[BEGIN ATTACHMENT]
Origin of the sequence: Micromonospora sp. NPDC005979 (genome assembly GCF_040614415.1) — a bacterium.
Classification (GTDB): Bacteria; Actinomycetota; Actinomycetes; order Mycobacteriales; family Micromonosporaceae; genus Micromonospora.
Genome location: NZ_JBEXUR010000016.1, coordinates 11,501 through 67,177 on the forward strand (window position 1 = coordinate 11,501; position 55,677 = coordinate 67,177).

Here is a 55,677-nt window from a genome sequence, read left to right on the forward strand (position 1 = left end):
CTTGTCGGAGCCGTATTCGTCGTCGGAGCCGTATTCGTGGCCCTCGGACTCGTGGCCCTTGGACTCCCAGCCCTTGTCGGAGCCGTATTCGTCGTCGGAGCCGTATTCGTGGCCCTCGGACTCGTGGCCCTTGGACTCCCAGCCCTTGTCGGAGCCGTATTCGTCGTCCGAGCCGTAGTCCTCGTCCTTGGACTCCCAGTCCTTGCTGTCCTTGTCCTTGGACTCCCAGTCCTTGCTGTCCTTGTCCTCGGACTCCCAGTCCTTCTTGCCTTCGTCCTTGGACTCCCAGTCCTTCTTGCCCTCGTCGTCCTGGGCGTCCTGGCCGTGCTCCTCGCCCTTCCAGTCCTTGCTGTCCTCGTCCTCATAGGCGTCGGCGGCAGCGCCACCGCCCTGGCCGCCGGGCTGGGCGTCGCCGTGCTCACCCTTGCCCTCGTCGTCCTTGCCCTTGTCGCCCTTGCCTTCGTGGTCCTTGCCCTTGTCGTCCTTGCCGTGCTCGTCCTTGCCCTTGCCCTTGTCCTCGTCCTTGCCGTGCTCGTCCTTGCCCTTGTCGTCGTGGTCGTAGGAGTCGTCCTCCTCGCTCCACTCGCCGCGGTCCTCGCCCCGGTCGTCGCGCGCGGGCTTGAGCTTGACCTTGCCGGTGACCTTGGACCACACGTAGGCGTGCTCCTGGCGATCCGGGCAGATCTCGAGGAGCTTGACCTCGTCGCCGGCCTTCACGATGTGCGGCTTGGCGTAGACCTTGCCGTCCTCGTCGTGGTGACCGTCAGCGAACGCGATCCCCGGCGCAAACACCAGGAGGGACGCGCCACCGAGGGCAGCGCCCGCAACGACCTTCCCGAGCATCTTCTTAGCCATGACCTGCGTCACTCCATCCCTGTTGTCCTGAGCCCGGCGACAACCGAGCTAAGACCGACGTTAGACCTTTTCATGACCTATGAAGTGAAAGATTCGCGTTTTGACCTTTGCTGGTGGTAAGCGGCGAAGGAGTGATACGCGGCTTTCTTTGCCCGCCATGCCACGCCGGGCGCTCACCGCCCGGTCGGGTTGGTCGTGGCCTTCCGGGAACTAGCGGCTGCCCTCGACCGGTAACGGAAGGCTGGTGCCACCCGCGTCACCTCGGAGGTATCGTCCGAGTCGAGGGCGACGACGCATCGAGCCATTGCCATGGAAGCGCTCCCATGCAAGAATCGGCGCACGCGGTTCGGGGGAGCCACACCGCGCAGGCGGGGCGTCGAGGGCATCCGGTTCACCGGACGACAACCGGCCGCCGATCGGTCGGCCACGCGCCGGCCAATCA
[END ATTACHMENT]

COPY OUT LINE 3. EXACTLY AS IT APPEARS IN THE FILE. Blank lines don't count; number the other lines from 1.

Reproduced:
Genome location: NZ_JBEXUR010000016.1, coordinates 11,501 through 67,177 on the forward strand (window position 1 = coordinate 11,501; position 55,677 = coordinate 67,177).